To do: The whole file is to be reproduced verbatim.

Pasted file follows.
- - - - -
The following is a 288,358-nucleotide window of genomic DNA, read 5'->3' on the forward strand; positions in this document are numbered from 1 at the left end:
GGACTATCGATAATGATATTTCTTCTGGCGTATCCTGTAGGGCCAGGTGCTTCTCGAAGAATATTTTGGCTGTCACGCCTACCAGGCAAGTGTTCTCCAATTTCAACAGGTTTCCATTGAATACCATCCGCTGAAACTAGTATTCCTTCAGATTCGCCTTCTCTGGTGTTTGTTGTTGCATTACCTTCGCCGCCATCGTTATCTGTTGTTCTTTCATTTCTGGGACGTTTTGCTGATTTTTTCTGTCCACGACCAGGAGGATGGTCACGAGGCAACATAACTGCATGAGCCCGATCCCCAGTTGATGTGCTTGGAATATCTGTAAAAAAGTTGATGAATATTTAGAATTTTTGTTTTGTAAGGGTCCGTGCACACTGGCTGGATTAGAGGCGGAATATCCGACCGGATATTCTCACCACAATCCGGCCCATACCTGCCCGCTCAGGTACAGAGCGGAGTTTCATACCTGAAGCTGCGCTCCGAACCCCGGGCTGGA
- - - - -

The following is a 288,358-nucleotide window of genomic DNA, read 5'->3' on the forward strand; positions in this document are numbered from 1 at the left end:
GGACTATCGATAATGATATTTCTTCTGGCGTATCCTGTAGGGCCAGGTGCTTCTCGAAGAATATTTTGGCTGTCACGCCTACCAGGCAAGTGTTCTCCAATTTCAACAGGTTTCCATTGAATACCATCCGCTGAAACTAGTATTCCTTCAGATTCGCCTTCTCTGGTGTTTGTTGTTGCATTACCTTCGCCGCCATCGTTATCTGTTGTTCTTTCATTTCTGGGACGTTTTGCTGATTTTTTCTGTCCACGACCAGGAGGATGGTCACGAGGCAACATAACTGCATGAGCCCGATCCCCAGTTGATGTGCTTGGAATATCTGTAAAAAAGTTGATGAATATTTAGAATTTTTGTTTTGTAAGGGTCCGTGCACACTGGCTGGATTAGAGGCGGAATATCCGACCGGATATTCTCACCACAATCCGGCCCATACCTGCCCGCTCAGGTACAGAGCGGAGTTTCATACCTGAAGCTGCGCTCCGAACCCCGGGCTGGA